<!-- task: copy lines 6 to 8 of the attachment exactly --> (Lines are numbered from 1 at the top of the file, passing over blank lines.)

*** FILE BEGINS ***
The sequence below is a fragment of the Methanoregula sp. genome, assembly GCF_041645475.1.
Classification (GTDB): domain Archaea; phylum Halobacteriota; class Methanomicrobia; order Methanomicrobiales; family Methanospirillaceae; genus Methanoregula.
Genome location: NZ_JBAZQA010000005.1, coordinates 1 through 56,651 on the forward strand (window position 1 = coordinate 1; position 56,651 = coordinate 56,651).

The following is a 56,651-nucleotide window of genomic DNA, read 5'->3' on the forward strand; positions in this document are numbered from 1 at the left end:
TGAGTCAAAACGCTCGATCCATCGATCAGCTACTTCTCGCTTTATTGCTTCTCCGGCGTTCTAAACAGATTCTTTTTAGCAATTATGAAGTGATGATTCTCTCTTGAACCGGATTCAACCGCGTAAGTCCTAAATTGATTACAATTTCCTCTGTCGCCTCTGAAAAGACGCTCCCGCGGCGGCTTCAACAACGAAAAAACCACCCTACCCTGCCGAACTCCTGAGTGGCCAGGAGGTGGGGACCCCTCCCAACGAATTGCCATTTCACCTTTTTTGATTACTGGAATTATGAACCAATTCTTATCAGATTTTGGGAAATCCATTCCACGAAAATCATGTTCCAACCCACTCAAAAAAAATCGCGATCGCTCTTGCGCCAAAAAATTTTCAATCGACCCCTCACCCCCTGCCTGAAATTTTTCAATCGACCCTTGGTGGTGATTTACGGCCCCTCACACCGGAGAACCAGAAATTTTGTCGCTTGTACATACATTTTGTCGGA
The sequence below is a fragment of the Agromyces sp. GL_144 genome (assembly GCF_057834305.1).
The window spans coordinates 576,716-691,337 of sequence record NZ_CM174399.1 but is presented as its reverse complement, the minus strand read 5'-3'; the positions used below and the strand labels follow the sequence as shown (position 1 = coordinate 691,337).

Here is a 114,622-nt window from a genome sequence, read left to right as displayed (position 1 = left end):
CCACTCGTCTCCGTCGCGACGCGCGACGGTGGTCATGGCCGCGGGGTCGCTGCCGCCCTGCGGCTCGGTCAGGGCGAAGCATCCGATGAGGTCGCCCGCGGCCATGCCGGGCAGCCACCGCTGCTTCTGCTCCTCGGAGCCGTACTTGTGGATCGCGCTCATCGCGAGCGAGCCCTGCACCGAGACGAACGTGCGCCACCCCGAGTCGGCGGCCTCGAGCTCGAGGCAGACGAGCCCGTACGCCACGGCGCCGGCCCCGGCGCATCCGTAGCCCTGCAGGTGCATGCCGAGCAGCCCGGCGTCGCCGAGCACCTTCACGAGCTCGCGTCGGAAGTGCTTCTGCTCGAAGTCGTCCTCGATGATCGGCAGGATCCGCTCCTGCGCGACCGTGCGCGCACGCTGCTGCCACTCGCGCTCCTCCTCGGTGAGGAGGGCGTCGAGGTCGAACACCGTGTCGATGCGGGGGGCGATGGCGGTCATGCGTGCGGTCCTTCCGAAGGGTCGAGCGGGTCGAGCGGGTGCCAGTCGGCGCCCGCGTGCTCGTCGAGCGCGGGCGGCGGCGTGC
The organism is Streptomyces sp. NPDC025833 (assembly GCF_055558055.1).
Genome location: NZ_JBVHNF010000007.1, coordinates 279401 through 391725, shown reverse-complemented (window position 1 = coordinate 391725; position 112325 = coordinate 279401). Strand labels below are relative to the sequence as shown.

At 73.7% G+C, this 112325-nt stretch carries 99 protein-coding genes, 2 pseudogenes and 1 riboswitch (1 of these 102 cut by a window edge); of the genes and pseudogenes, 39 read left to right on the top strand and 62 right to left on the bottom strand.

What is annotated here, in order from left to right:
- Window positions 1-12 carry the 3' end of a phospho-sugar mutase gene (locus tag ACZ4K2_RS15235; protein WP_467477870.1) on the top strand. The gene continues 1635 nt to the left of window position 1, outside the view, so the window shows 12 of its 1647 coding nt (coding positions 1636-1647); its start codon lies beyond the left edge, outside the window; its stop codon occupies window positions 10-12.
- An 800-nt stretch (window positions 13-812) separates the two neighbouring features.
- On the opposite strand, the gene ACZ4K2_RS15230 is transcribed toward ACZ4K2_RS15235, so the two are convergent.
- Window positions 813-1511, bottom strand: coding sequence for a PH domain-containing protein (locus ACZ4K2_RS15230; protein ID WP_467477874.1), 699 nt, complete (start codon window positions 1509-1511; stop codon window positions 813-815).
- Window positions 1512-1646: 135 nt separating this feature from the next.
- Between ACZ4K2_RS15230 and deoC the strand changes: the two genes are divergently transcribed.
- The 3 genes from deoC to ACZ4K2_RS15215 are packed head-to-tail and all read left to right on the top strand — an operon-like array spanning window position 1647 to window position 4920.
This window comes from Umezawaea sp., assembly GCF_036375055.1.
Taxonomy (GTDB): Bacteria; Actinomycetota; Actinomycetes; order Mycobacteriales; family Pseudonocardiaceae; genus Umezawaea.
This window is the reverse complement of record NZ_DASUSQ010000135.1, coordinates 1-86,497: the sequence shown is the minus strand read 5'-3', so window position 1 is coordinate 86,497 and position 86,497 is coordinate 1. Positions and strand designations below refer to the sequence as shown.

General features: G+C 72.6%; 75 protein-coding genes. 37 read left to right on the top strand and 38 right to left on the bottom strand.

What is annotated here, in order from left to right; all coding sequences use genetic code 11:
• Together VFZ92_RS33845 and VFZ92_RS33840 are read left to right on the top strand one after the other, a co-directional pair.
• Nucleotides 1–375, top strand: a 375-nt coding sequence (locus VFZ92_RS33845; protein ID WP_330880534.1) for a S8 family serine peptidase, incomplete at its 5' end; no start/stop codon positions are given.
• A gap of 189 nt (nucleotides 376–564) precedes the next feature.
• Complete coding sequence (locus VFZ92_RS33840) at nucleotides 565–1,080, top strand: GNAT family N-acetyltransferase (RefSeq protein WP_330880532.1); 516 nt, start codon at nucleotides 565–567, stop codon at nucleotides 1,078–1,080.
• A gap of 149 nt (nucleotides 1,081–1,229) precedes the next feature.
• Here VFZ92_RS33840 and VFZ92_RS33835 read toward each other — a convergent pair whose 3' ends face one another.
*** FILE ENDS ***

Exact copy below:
The sequence below is a fragment of the Agromyces sp. GL_144 genome (assembly GCF_057834305.1).
The window spans coordinates 576,716-691,337 of sequence record NZ_CM174399.1 but is presented as its reverse complement, the minus strand read 5'-3'; the positions used below and the strand labels follow the sequence as shown (position 1 = coordinate 691,337).

Here is a 114,622-nt window from a genome sequence, read left to right as displayed (position 1 = left end):